IT’S been a good couple of weeks for Justin Abrahams. At the mid-point of 2022, his facilities in New Norfolk and Bridgewater are attracting a record of more than more than 4500 kids a week.
Staff numbers are similarly healthy, the manager of the Police and Community Youth Club told the Derwent Valley Council. Council has agreed to provide $84,500 this financial year towards the $110,000 running costs of the PCYC. “Council is getting value for its money,” Constable Abrahams said.
The New Norfolk facility on Derwent Terrace above Boyer Oval, provides a broad range of social, recreational, sports and cultural services. Among its most popular offerings are basketball and netball, indoor bowls and Brazilian jujitsu. Outside, the PCYC provides the Valley community youth engagement activities, from canoeing to hiking, support for individuals, even food relief and transport assistance. “And beyond that, we work on other activities involving Derwent Valley Council, schools and police, Salvation Army and other agencies with a presence in the Valley,” Constable Abrahams said.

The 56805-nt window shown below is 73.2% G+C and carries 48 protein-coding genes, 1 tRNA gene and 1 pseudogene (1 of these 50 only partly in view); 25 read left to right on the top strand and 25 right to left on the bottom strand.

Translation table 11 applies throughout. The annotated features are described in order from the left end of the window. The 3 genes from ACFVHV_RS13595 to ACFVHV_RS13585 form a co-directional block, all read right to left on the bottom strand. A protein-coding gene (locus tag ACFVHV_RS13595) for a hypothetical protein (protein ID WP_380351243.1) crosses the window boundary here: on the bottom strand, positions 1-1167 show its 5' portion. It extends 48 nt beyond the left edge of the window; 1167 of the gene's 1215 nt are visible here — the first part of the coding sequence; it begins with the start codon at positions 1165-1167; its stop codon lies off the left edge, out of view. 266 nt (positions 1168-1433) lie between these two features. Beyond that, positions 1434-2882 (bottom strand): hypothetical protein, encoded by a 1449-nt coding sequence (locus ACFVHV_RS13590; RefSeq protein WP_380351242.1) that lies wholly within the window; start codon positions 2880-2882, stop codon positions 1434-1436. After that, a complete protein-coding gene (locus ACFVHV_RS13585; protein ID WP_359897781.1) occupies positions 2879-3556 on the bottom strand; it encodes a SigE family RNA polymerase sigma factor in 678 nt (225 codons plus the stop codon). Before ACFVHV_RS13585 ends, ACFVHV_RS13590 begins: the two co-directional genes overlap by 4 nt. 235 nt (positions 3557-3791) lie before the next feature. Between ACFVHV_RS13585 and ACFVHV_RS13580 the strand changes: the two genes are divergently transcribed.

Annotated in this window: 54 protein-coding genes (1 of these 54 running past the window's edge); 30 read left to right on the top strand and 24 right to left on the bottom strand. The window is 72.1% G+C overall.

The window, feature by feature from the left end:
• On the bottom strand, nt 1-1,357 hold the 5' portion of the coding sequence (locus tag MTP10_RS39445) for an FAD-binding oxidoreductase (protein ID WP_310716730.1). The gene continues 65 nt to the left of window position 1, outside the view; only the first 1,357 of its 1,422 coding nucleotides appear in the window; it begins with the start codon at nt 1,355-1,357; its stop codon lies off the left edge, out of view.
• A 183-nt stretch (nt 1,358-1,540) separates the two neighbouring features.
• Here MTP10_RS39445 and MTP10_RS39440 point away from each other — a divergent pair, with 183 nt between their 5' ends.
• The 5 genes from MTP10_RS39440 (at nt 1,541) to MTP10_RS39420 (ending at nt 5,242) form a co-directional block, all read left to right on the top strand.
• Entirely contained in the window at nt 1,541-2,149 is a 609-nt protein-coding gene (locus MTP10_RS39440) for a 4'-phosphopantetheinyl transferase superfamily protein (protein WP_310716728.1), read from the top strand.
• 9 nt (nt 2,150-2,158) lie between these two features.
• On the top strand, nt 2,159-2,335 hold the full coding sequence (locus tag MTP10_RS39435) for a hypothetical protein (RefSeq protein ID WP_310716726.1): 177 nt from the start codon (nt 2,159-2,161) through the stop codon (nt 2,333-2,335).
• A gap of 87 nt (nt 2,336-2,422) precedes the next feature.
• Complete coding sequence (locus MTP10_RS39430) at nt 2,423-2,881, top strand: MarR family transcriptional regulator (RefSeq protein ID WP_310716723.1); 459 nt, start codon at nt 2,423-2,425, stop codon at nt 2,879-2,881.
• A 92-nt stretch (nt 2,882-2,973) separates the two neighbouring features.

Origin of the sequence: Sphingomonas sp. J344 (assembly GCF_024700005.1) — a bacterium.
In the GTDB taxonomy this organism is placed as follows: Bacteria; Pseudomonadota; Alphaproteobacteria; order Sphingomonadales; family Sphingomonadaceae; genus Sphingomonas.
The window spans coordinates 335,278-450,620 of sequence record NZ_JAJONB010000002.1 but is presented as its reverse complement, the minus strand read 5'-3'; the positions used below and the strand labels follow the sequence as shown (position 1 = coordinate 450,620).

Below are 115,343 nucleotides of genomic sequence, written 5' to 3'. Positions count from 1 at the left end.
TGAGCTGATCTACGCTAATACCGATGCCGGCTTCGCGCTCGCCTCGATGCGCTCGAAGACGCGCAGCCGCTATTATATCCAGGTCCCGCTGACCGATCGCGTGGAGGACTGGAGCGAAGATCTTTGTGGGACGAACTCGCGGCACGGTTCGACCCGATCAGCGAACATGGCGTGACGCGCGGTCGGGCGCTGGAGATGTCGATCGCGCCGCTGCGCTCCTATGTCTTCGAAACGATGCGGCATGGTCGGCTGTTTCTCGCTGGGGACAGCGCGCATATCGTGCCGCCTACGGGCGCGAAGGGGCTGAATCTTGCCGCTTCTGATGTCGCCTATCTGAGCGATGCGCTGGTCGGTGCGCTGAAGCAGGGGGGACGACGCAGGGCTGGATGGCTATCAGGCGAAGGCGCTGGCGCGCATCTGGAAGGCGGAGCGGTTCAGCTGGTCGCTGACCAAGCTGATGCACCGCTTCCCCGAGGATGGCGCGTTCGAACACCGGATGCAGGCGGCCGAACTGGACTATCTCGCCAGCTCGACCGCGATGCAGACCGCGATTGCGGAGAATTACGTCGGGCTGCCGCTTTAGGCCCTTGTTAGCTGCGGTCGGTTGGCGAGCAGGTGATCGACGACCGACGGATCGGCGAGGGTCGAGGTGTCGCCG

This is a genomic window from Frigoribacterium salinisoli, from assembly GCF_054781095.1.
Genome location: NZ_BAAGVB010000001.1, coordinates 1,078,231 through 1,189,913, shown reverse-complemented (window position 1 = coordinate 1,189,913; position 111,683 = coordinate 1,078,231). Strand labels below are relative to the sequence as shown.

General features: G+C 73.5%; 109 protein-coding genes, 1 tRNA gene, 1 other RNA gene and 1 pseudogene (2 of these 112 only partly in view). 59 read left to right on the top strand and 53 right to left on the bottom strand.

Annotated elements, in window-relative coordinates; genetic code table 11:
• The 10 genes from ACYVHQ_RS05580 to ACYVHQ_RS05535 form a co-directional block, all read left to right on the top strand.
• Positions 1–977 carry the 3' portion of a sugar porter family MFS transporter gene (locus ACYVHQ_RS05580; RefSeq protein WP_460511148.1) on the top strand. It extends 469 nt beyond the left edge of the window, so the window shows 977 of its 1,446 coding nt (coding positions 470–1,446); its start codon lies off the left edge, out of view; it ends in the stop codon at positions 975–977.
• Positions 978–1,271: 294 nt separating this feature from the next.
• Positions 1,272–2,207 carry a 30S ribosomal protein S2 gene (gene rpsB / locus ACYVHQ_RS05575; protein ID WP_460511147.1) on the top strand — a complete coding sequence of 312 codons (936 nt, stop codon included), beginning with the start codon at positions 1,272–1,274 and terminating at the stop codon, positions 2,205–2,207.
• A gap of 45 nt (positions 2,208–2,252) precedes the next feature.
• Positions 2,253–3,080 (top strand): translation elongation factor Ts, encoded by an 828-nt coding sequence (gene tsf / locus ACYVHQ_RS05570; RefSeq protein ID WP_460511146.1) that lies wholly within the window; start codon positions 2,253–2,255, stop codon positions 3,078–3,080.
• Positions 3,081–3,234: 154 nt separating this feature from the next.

All the indicators are pointing upwards, he said. “The second quarter of this year has seen a real surge in engagement, in activity across the board.” This comes after the Covid pandemic struck hard at the PCYC’s participation rates. Identified by Abrahams’s graphs, the low point represented by a steep V-shaped decline and recovery during March 2020. Since then, however, engagement by the school-age children has bounced back strongly.
Primary school children form the largest contingent of those coming to the PCYC each week, representing more than half the regulars. About a third of the remainder attending the PCYC each week comes from high schools in the Derwent Valley and Bridgewater areas. The Bridgewater facility is on Greenpoint Road. As of June 2022, Justin Abrahams – a constable in Tasmania Police – has up to 11 staff in the Derwent Valley and five vehicles to draw on. Bridgewater PCYC across southern Tasmania has a total of 60 staff.
Constable Abrahams is more than the manager of the facilities in New Norfolk and Bridgewater, he’s also dad to Arielle and Emma, two active PCYC participants. Emma has just been named a finalist in the School Based Trainee of the Year Award. She’s completed a Certificate III in Community Services Avidity Training and Development. Older sister, Arielle, was a finalist back in 2020.
“And more, our Bridgewater PCYC is a current finalist in the small employer of the year category of the same Tasmanian Training Awards,” Constable Abrahams said. “A reason to celebrate all round.”